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Mammogram



What is a mammogram?

A mammogram is an X-ray of breast tissue that can find changes too small to be felt during a physical examination.

A screening mammogram is used to check for breast cancer in women who have no signs or symptoms.

A diagnostic mammogram is used to check for breast cancer after a lump or other sign or symptom has been found.


What happens during a mammogram?

During a mammogram, each breast is pressed between two X-ray plates, which spread the breast tissue out so that clear pictures can be taken. Both breasts will be checked during a mammogram and usually two X-ray pictures are taken of each breast. This can be uncomfortable, but it only takes about 20 seconds.


How do I get the results of my mammogram?

The results will be mailed to you and, with your consent, your doctor.


Who should have a mammogram?

A screening mammogram is recommended for all women aged 50 to 74, provided they have been informed about the risks (see below) as well as the benefits of screening. Mammography screening is freely available to women aged 50 to 74, every two years, under the BreastScreen Australia program. Women aged 40?49 and those aged over 74 can also be screened free of charge, but they will not receive invitation letters.

It is also important for women of all ages to get to know the normal look and feel of their breasts. If you notice any changes or feel something unusual, talk to your doctor. These symptoms may not mean that you have breast cancer but your doctor may refer you for a mammogram. If the lump that you or your doctor could feel does not show up on the mammogram, other tests, like an ultrasound, MRI or biopsy, may be done.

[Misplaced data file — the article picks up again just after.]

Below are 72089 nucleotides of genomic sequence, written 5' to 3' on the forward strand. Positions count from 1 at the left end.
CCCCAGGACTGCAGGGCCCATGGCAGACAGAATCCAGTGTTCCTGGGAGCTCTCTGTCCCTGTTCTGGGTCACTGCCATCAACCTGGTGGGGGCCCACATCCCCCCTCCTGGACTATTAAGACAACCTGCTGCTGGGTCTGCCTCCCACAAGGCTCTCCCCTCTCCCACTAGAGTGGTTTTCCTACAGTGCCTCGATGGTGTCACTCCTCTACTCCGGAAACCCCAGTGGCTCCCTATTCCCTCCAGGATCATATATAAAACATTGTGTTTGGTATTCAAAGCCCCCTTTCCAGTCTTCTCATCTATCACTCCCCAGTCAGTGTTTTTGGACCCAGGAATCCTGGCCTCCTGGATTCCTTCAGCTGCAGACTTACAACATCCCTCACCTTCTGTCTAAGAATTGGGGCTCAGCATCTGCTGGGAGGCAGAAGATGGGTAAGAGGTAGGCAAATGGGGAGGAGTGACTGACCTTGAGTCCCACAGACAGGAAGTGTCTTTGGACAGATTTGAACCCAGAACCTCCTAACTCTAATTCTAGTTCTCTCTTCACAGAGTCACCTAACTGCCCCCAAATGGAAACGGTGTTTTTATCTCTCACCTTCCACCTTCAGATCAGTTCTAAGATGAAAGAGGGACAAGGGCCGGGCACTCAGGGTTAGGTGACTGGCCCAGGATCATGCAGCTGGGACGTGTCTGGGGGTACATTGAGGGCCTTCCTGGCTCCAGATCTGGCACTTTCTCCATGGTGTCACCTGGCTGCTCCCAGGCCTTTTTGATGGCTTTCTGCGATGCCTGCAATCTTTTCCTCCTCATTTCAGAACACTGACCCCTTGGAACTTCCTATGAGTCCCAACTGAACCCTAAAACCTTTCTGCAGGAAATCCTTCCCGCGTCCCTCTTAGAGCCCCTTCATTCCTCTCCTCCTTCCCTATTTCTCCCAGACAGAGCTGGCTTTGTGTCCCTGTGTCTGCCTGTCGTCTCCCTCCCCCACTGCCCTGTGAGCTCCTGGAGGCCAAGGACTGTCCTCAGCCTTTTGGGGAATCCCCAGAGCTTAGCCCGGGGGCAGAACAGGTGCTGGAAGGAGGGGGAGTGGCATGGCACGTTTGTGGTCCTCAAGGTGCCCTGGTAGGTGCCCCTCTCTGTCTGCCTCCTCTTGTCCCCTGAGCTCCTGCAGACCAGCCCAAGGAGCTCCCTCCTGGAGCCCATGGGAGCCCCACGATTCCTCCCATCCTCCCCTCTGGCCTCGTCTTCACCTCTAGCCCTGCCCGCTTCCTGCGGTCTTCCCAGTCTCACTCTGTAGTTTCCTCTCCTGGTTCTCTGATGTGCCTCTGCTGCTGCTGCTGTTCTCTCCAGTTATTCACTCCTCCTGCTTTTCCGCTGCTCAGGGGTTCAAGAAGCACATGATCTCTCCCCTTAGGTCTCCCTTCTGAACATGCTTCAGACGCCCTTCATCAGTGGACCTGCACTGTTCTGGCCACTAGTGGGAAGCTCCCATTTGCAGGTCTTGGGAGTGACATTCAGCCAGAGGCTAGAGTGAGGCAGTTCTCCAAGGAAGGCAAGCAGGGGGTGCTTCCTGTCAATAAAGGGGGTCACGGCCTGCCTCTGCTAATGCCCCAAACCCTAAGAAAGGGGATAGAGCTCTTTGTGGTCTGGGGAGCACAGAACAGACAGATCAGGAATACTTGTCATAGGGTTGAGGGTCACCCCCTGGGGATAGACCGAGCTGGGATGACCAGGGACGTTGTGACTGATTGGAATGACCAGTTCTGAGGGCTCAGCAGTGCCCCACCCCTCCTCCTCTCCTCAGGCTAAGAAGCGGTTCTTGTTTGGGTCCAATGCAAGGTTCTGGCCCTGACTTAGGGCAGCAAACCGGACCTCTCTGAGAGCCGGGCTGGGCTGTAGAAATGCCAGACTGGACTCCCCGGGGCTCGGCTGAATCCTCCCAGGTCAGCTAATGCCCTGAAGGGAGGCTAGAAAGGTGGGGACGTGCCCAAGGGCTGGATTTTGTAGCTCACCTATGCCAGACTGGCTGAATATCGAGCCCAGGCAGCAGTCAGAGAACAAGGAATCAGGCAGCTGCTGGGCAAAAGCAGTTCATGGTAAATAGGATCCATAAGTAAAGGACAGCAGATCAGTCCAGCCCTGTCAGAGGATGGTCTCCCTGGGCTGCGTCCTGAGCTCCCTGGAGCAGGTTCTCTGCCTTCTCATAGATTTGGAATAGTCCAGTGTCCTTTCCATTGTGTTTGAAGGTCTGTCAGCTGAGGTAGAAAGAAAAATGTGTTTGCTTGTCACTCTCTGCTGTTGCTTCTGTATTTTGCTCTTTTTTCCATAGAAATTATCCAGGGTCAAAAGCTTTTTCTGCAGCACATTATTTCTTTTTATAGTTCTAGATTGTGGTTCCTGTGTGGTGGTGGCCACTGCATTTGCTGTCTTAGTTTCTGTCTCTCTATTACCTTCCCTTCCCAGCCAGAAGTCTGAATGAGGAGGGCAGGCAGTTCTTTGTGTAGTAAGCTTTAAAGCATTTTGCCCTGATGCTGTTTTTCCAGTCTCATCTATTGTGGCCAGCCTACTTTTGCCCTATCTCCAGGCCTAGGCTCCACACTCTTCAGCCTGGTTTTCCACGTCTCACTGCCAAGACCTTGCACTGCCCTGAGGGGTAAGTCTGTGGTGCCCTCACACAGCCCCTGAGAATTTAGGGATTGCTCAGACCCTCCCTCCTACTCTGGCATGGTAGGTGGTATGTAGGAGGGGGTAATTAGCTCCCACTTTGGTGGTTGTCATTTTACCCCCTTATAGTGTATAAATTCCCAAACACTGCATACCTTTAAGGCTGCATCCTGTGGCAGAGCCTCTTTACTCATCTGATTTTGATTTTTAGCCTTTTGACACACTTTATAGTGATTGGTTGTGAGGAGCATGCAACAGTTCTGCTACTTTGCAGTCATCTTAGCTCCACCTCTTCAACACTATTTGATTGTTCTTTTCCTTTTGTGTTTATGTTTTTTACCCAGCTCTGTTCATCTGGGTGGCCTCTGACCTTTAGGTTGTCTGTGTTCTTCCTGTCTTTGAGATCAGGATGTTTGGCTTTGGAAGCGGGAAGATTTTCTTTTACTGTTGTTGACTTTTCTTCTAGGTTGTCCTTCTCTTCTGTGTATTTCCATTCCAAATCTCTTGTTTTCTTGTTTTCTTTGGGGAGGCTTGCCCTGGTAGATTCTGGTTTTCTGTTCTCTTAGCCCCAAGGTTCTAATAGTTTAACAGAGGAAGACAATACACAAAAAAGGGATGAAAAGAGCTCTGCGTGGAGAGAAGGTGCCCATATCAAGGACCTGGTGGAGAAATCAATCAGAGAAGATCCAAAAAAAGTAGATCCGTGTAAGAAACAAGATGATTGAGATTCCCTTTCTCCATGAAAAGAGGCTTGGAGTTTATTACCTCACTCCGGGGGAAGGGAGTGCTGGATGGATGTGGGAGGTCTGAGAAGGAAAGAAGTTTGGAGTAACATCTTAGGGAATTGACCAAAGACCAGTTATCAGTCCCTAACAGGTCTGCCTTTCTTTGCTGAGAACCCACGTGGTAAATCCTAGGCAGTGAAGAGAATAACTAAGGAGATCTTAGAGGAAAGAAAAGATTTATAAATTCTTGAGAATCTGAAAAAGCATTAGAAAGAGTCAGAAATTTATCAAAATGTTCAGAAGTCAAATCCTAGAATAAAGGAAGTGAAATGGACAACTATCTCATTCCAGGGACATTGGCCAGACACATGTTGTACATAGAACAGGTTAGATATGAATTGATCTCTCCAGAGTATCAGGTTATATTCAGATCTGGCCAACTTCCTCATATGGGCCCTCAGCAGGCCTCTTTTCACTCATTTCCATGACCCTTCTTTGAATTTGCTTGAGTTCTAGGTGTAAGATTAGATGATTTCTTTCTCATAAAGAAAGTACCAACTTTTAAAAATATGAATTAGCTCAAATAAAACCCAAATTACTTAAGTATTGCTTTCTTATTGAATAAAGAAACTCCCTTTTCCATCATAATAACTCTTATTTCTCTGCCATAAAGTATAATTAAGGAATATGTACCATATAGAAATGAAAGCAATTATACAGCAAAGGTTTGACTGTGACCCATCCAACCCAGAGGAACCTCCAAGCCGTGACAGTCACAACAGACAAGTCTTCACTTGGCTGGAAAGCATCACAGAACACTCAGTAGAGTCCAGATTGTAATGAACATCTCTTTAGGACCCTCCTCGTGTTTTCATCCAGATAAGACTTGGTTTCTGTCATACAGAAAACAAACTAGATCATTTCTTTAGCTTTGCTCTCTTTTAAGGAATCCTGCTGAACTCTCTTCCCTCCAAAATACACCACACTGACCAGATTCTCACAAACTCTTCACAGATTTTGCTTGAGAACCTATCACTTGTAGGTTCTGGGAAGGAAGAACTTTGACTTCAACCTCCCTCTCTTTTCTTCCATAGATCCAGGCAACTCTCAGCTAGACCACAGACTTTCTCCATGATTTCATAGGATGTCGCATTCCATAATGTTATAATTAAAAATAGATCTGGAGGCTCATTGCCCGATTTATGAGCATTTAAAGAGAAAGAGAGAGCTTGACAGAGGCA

What are the benefits?

A review of Australia's BreastScreen program published in 2009 found that the program had reduced breast cancer mortality in Australia by between 21 and 28%. Subsequent studies have estimated mortality reduction benefits ranging from 34 to 50%.  


What are the risks of a mammogram?

Early detection of breast cancer can significantly improve treatment outcomes. The goal with any screening program is to minimise the potential harms and maximise the early detection of tumours. The potential risks include overdiagnosis, inaccuracies, (false negative and false positive screening results), and radiation exposure.

While these risks have to be considered by individuals, Cancer Council Australia supports the evidence that shows the benefits of mammograms outweigh these potential harms ? a position also taken by the World Health Organisation's International Agency for Research on Cancer.

If you have any concerns about mammograms or would like to discuss the risks and benefits, talk to your doctor or call Cancer Council's information and support line on 13 11 20.


How much does a mammogram cost?

Screening mammograms are free every two years to all Australian women aged 40 and over who do not have any signs or symptoms of breast disease.

Women who have been referred for a mammogram by their doctor may have to pay a fee. While there is a Medicare rebate for mammograms, many private imaging clinics charge more than the Medicare Schedule Fee. This means that women who use these services must pay the balance.


Source

Understanding Breast Cancer, Cancer Council Australia,  ?2016. Last medical review of source booklet: July 2016.

For more information

For support and information on cancer and cancer-related issues, call Cancer Council 13 11 20 (cost of a local call). This is a confidential service.

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This page was last updated on: Monday, October 30, 2017

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